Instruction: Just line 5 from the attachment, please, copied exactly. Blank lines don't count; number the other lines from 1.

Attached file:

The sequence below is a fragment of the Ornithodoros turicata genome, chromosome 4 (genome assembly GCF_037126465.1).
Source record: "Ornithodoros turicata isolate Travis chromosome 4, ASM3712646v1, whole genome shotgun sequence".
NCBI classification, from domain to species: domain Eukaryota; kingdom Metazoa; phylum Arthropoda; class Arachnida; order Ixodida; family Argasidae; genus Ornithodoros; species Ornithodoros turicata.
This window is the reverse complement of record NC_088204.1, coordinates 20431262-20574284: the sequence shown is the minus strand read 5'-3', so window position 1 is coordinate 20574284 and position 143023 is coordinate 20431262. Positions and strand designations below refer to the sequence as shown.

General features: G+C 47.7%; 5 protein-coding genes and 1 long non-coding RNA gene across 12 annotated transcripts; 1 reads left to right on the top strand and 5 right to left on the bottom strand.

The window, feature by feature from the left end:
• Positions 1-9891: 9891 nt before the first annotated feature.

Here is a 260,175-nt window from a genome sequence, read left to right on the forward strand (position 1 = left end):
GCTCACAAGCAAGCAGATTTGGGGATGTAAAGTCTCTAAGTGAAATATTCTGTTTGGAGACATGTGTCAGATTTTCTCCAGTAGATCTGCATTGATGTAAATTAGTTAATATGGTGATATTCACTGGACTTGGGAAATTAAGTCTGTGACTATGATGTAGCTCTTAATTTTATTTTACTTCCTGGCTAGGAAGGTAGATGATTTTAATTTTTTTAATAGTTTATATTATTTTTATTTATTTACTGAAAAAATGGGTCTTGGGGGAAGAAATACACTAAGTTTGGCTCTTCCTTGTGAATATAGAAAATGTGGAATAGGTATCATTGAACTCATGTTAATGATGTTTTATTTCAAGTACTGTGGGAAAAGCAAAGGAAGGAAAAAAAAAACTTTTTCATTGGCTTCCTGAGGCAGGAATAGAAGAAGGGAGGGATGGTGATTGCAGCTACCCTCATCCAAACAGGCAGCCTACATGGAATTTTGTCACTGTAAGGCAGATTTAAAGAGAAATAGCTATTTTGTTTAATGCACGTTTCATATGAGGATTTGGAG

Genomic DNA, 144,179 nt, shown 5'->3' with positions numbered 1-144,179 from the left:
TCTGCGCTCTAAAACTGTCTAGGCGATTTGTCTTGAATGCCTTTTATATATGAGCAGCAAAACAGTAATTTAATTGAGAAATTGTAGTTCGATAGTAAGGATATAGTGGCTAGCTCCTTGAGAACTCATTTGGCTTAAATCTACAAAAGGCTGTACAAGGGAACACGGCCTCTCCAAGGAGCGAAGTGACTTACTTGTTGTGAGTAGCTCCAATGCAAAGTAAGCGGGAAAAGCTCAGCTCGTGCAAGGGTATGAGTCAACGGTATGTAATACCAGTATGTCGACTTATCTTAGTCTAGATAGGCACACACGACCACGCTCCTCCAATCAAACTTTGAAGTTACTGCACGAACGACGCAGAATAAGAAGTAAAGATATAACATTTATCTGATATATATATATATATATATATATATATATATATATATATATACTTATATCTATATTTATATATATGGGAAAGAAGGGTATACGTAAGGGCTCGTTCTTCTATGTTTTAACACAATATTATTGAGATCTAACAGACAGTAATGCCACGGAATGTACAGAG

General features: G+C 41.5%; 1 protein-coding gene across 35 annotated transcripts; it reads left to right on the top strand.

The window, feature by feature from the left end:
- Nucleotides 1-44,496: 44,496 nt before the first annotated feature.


General features: G+C 47.7%; 5 protein-coding genes and 1 long non-coding RNA gene across 12 annotated transcripts; 1 reads left to right on the top strand and 5 right to left on the bottom strand.